LOURDES GARCIA-NAVARRO, BYLINE: To answer that question, it doesn't only depend who you ask but where you ask.

(SOUNDBITE OF PROTEST)

GARCIA-NAVARRO: It's Saturday morning, and I'm at a busy market in a group of favelas called the Complexo de Alemao. And on one side of the street, there are about 15 heavily armed pacification police and on the other side of the street are protesters calling for them to withdraw.

MAYSE FREITAS: (Foreign language spoken).

GARCIA-NAVARRO: Mayse Freitas lists the people she knows who've been injured and killed in shootouts in the area recently. She says, I'm a mother and a grandmother. I don't want my children or grandchildren to be next.

FREITAS: (Foreign language spoken).

GARCIA-NAVARRO: "Pacification has been a failure," she says. "There is no pacification here. What we have is a war," she tells me. "Criminals against police, fighting over who are the more powerful, the more influential, and who suffers? We do," she tells me. In some of the larger favela complexes, where armed traffickers are more entrenched, police pacification units, known as UPPs, have been a lot more heavy-handed.

In Alemao, shootings where residents are caught in the crossfire are common. Police have been discovered trying to plant weapons on innocent bystanders. There have even been cases of forced disappearances and torture. Traffickers, for their part, have also attacked and surrounded police pacification outposts, and many cops have been injured and some killed. But in the pacified favela of Vidigal, it's a completely different story. It feels relaxed and quiet. Visitors are ferried up to the top of the community by motorcycles to take pictures of the view onto the sea or to stay at guesthouses.

CARLOS PEDROSO: (Foreign language spoken).

GARCIA-NAVARRO: Resident Carlos Pedroso says, "here, it's peaceful. I go to other pacified favelas and it's peaceful, too. It is so much better here than before." Vidigal and a clutch of other favelas that are doing well are close to the tourism areas of Leblon and Copacabana. They're smaller and, in many cases, pacification there was followed by some investment in infrastructure and social welfare spending.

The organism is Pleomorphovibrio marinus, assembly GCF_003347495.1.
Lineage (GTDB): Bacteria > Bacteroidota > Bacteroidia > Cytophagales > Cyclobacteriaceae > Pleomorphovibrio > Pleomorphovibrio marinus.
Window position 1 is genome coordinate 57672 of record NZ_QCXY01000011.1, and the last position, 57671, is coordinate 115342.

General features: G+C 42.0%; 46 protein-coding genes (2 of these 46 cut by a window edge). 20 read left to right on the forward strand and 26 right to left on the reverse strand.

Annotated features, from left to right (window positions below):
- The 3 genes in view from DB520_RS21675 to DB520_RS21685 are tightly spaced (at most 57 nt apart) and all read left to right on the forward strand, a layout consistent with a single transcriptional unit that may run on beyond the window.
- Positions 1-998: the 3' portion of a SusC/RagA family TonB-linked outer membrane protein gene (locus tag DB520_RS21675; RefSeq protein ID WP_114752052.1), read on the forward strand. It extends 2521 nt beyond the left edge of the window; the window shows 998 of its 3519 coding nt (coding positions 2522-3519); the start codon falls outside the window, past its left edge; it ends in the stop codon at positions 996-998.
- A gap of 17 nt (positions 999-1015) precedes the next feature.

IGNACIO CANO: They are not a single experience, so the situation varies a lot from some communities to others.

GARCIA-NAVARRO: Ignacio Cano is an expert on pacification from Rio de Janeiro's State University.

CANO: Anything good or bad which has happened over the last five, six years in terms of public security in Rio has systematically been attributed to UPPs.

GARCIA-NAVARRO: He says, though, that things are much more complicated when you analyze the data, so here are the numbers. Pacification began in 2008. It's now in 38 communities, encompassing 264 separate favelas. That's only about a quarter of the total number of favelas in Rio. Cano says between the program's start and 2012, there was a steep decline in murders and robberies all over the city. Inside favelas with police, homicide rates were actually halved. He says before pacification, there was no permanent state presence in most of these informal communities.

CANO: They have given us an alternative paradigm for public security. After the UPPs, even those the results are mixed, I think there's a clear perception that there is another way to deal with insecurity.

GARCIA-NAVARRO: But there are still many problems. Recently, crime is again on the rise. There had been a hope that this type of community policing would change the extremely violent police culture in Rio. That hasn't happened.

CANO: The relationship between the police and the community's still very tense and very bad in many UPP communities. Most policemen don't want to work in the UPPs, so the degree of internal legitimacy is very low.

GARCIA-NAVARRO: Still, all the analysts I spoke with said pacification had been a net positive for the city, and simply ending the program would be disastrous. So far, the promise is that the program will continue through at least 2018, beyond next summer's Olympic Games in Rio. But there is a massive economic crisis in the country right now.

ROBERT MUGGAH: The state has already cut its budget by over 25 percent when it comes to public security.

GARCIA-NAVARRO: Robert Muggah is with the IGARAPE Institue, which studies public security in Rio.

MUGGAH: There is a big question mark looming over all of this, which is whether or not the Brazilian government can sustain financing for these kinds of innovative models.

GARCIA-NAVARRO: So we called a UPP commander, Lt. Carlos Viega, in Vidigal, and he spoke to me by phone.

LIEUTENANT CARLOS VIEGA: (Foreign language spoken).

GARCIA-NAVARRO: He told me they are already feeling the pinch. "It's important to have a budget to meet our needs," he says. "We can try to more efficient, but we need more money as sometimes we feel we are kind of alone out here." Lourdes Garcia-Navarro, NPR News, Rio de Janeiro. Transcript provided by NPR, Copyright NPR.